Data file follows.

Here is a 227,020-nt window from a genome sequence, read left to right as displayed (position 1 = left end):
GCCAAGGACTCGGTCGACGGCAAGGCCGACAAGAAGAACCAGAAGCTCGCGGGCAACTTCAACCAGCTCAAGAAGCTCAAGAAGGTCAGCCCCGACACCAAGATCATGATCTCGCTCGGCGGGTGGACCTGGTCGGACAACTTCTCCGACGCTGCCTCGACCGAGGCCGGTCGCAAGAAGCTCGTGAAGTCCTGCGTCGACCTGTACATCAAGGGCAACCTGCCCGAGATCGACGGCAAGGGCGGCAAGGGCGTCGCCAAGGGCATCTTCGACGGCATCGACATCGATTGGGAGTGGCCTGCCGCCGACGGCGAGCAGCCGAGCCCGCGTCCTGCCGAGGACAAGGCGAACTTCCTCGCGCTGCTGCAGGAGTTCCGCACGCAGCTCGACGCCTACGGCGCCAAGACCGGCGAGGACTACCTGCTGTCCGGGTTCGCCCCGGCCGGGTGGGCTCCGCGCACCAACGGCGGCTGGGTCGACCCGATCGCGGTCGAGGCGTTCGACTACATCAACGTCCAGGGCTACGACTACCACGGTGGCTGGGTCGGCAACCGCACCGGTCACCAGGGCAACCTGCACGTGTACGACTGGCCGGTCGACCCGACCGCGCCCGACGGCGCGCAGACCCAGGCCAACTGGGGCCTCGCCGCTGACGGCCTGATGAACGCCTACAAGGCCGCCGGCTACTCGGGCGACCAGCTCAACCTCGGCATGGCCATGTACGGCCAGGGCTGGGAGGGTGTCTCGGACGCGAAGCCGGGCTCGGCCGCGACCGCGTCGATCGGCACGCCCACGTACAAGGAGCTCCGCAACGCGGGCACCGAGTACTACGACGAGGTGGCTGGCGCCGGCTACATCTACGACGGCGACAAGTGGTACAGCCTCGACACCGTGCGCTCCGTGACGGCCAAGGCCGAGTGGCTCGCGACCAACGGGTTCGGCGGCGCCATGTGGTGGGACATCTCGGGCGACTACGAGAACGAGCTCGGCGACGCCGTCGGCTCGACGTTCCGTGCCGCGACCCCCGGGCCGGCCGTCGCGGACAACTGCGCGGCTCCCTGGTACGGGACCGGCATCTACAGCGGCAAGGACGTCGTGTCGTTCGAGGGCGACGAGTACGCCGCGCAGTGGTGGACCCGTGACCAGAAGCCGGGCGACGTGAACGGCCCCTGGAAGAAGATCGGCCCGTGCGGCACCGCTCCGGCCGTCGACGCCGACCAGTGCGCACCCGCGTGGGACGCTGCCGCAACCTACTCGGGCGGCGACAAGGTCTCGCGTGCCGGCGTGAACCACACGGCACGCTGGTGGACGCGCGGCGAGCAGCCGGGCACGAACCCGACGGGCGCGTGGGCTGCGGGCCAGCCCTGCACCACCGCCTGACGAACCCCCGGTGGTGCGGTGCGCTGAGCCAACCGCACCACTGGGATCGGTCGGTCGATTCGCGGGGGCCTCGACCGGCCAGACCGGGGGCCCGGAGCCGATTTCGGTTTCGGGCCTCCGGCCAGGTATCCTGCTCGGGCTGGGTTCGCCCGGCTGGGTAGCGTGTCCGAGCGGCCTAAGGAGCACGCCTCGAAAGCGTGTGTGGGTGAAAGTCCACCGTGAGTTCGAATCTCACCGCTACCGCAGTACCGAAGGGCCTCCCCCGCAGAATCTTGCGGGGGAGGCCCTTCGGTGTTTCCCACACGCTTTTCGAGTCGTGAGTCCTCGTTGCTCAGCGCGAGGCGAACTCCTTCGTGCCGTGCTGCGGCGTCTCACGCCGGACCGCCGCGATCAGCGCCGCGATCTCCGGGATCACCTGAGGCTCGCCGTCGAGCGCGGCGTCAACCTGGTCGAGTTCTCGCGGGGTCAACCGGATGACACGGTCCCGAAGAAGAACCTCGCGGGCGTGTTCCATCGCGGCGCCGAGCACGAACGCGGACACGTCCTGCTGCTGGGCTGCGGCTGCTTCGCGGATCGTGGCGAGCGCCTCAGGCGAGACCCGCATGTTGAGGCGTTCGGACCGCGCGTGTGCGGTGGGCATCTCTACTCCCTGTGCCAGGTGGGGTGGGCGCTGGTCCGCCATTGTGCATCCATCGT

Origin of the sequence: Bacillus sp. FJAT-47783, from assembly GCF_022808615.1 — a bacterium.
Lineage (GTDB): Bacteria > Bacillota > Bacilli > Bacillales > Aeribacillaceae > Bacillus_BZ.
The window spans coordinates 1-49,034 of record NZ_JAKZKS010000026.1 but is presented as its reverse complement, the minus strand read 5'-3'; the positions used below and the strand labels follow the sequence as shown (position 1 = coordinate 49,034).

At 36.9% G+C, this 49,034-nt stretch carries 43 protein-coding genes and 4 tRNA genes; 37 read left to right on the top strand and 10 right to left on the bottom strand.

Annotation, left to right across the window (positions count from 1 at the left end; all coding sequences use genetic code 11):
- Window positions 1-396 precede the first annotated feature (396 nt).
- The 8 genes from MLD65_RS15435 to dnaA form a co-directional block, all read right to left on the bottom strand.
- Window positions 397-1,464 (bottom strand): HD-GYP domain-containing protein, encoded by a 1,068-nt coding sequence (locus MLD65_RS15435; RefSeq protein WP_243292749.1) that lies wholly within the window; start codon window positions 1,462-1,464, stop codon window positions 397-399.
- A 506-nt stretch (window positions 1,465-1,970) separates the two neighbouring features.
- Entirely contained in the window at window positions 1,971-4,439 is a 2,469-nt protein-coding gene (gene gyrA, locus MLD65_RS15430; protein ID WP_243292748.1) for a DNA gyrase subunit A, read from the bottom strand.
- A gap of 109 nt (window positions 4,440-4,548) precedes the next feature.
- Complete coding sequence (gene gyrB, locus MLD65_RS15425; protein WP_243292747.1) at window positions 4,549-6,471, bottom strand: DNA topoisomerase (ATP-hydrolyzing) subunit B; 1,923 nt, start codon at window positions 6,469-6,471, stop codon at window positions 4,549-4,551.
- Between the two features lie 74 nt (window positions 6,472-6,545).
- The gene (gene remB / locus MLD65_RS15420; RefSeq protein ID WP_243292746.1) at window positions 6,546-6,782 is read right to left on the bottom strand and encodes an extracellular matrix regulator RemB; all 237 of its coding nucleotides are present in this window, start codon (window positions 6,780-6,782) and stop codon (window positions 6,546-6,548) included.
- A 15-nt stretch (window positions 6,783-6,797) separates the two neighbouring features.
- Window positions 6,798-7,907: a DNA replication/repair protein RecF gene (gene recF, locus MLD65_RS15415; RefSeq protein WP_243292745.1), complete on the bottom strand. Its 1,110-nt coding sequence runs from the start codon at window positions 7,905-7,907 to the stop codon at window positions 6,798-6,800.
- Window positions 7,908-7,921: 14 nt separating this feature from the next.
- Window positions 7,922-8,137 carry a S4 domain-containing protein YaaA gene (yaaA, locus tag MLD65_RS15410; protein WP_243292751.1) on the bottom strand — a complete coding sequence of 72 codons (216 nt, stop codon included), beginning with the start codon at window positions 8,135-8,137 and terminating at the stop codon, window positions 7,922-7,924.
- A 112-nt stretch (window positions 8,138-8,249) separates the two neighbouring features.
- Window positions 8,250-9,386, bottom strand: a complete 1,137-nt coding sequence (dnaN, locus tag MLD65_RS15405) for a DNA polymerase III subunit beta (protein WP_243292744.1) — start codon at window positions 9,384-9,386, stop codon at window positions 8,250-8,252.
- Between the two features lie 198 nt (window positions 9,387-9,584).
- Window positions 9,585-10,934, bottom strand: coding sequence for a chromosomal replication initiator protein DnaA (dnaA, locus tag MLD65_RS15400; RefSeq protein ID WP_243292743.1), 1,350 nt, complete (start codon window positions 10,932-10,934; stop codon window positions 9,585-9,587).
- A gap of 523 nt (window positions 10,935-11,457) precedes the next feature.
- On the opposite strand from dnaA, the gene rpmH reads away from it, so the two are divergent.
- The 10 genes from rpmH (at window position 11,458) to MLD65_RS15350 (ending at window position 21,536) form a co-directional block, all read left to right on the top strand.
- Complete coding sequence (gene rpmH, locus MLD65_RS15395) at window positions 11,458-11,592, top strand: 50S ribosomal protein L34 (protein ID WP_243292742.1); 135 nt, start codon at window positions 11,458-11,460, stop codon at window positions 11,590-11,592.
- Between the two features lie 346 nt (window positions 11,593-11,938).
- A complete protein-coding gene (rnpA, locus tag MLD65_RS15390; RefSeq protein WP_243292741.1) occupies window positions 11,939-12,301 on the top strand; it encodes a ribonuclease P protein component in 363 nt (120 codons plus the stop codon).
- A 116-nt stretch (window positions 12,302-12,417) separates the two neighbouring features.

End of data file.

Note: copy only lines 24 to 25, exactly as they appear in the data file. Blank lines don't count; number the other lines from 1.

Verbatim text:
- Window positions 9,585-10,934, bottom strand: coding sequence for a chromosomal replication initiator protein DnaA (dnaA, locus tag MLD65_RS15400; RefSeq protein ID WP_243292743.1), 1,350 nt, complete (start codon window positions 10,932-10,934; stop codon window positions 9,585-9,587).
- A gap of 523 nt (window positions 10,935-11,457) precedes the next feature.